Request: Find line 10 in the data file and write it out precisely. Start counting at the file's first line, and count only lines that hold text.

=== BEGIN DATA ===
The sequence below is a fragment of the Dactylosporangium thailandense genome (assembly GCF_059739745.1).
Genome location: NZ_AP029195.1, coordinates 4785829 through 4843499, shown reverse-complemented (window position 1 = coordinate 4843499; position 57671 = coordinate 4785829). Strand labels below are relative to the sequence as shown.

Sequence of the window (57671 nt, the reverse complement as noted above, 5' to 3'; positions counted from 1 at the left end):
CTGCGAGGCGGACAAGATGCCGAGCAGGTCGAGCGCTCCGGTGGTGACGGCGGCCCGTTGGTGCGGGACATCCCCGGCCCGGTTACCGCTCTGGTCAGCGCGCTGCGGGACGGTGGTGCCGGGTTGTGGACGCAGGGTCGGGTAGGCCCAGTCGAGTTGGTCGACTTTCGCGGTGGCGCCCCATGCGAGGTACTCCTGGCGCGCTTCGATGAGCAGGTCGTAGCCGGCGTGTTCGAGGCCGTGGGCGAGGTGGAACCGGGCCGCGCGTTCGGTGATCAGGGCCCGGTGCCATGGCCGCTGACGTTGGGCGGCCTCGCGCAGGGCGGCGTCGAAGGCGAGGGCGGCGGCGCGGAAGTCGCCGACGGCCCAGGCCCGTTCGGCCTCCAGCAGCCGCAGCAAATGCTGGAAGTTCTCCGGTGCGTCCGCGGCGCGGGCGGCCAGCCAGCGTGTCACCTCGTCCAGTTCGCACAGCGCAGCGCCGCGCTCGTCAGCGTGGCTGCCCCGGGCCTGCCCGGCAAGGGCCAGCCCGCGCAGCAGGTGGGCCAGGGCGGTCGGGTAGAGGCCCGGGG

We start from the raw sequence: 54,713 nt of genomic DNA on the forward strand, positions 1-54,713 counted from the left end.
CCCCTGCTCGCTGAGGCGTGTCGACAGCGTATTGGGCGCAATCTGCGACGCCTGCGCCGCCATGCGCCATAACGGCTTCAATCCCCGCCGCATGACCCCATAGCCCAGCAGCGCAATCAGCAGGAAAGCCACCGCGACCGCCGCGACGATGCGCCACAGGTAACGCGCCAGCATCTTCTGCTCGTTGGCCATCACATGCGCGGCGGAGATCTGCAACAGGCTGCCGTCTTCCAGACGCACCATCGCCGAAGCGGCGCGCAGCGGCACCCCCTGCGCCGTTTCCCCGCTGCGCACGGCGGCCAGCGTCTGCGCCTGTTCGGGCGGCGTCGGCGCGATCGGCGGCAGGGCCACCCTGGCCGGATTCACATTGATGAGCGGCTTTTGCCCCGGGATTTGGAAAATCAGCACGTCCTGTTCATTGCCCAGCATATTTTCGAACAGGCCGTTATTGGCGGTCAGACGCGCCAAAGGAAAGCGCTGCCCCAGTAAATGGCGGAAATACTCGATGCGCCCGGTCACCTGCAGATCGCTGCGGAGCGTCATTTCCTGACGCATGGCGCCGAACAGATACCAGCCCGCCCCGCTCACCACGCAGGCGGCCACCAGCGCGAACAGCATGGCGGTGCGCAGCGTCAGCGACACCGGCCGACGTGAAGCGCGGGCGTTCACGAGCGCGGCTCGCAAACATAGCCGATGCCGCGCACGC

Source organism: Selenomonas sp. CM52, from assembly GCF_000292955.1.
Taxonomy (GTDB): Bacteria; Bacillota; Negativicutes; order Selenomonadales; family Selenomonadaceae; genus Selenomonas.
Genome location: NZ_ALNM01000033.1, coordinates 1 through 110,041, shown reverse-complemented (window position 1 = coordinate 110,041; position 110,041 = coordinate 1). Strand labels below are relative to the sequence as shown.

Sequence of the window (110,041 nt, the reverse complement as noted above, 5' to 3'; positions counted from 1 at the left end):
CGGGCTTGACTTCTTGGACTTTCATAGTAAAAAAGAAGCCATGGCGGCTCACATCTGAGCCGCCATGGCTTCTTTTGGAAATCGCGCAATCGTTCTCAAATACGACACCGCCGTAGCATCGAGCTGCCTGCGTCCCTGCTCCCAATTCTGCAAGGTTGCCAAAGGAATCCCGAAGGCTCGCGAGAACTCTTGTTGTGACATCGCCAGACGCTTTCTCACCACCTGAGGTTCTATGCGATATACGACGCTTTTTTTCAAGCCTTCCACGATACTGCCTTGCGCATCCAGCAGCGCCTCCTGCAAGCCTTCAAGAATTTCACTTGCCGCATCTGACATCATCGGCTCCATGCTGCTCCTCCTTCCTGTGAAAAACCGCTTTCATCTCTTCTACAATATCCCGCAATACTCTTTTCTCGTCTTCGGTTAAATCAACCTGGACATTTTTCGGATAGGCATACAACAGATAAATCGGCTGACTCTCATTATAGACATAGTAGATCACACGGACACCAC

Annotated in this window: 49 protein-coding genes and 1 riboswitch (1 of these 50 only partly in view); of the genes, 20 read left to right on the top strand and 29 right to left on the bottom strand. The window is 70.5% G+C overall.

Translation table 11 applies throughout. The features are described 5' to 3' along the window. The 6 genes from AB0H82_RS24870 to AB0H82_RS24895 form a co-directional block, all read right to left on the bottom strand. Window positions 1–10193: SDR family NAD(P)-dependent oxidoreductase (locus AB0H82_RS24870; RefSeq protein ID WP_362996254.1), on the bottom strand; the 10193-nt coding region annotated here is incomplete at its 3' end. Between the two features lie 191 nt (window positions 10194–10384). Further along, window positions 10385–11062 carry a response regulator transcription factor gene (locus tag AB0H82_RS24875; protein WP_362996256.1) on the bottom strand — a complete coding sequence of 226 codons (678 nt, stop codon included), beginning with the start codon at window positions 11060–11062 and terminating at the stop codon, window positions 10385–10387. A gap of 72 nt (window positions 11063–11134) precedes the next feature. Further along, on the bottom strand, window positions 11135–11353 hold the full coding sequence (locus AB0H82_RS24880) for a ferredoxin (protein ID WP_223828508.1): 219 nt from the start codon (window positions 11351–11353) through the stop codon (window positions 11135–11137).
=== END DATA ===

Sequence of the window (110,041 nt, the reverse complement as noted above, 5' to 3'; positions counted from 1 at the left end):